San Diego Retail Rental Rates Hit a High

Carrie Rossenfeld Retail

According to CBRE’s research, the San Diego retail market had the highest asking rate on record in Q2 2018. After a steep decline in Q1, the average asking rate increased significantly in Q2, up $0.13 to $2.39 triple net (NNN), which is the highest rate on record.

Leasing activity for the market reached 645,341 square feet, up 14.6 percent from Q1, driving the availability rate down 20 basis points (bps) to 7 percent. Several large leases were from new tenants replacing previous tenants, not vacant spaces, so they had no positive impact on absorption, which was negative for the second straight quarter, CBRE reports.

Joe Yetter, first VP of CBRE in San Diego, says, “Tenants continue to pursue higher-grade properties, which demand higher asking rates that are pushing average rental rates up. We are seeing asking rates for quality class-A shopping centers at an all-time high.”

Despite higher asking lease rates, CBRE reports that in Q2, net absorption remained negative at -83,225 square feet, bringing year-to-date net absorption to -97,327 square feet There were also a few large vacancies this quarter that came to market, one being a former Sears in Carmel Mountain, which helped drive the vacancy rate up 10 bps to 4.7 percent.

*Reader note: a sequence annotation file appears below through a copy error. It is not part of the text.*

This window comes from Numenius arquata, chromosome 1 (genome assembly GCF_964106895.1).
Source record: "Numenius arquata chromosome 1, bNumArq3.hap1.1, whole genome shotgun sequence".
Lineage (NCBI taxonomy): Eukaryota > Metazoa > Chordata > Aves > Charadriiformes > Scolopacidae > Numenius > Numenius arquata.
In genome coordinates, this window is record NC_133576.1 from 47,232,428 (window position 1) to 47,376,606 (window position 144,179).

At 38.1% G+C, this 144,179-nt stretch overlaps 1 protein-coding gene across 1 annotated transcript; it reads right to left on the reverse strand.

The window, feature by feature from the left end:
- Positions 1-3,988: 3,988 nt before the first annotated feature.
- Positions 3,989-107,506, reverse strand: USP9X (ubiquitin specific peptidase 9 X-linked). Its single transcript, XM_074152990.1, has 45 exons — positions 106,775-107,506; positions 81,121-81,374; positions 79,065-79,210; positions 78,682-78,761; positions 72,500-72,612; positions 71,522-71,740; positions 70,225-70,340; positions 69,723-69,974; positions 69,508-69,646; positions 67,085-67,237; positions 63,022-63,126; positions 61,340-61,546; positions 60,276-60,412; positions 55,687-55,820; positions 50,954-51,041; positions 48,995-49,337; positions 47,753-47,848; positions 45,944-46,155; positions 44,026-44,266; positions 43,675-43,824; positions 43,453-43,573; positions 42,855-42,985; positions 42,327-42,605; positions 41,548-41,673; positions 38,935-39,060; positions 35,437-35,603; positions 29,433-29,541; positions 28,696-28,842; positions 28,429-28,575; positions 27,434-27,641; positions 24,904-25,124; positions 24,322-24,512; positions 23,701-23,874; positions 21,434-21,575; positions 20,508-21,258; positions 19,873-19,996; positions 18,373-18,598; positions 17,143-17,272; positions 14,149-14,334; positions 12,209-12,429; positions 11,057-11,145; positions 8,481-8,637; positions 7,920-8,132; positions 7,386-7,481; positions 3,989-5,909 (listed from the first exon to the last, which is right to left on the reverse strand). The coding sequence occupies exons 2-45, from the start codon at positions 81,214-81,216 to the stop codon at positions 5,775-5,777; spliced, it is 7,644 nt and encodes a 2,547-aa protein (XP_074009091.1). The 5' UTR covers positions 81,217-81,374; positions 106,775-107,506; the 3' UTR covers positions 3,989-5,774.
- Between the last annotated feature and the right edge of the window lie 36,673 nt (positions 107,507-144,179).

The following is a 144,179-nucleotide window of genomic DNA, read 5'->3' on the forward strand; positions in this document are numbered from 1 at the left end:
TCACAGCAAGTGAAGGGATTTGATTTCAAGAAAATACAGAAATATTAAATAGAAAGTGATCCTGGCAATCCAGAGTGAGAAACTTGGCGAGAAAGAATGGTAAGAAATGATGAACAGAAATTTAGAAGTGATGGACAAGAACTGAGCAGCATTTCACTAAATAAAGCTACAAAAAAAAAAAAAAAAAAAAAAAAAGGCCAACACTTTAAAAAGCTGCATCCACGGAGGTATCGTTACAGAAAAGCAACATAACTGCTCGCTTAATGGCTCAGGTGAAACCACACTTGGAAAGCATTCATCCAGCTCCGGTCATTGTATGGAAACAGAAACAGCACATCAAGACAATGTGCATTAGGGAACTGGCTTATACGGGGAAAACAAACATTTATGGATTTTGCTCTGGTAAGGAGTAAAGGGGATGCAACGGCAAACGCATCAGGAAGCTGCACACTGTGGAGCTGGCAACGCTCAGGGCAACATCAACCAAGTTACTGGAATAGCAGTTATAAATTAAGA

Direct availability is at a post-recession low, and asking rates can swing dramatically from quarter to quarter with only a small set of properties coming online or offline, CBRE reports. The average asking lease rate increased significantly, up $0.13 (+5.8 percent) quarter over quarter to $2.39 NNN. Strip-center rates increased significantly, up $0.14 (+7.5percent) to $2.02 NNN. This can be attributed to high-priced availabilities coming online, such as at The La Jolla Marketplace and Otay Crossroads. Neighborhood centers slightly increased $0.08 (+4.0 percent) to $2.10 NNN, due to a large (43,794-square-foot) relatively high-priced availability coming online at The District at Eastlake. Downtown rates once again remained the highest at $2.92 NNN.

The firm also reports that, despite the leasing momentum, total vacancy rates increased 10 bps quarter over quarter to 4.7 percent. This activity drove the total availability down to 7 percent, which is 20 bps lower than last quarter and 100 basis points lower than last year. Vacancy increased the most in Central San Diego, yet remained incredibly tight, where the total vacancy rate was 3.6 percent in Q2, up 60 bps quarter over quarter. This is likely due to the 107,259-square-foot vacancy coming online at a power center in Carmel Mountain.

The Square at Bressi Ranch broke ground this quarter, with 90,000 square feet to deliver in Q4 of this year. There were not any new construction deliveries, says CBRE. The neighborhood center Millenia Town Center remains set to open in 2018 in Chula Vista and will consist of over 100,000 square feet of retail space. This is part of a larger national trend of discount and off-price retailers expanding their presence, especially in lower-income areas. The mixed-use neighborhood center One Paseo remains set to deliver in 2018 and will consist of 280,000 square feet of office space and upscale residential units.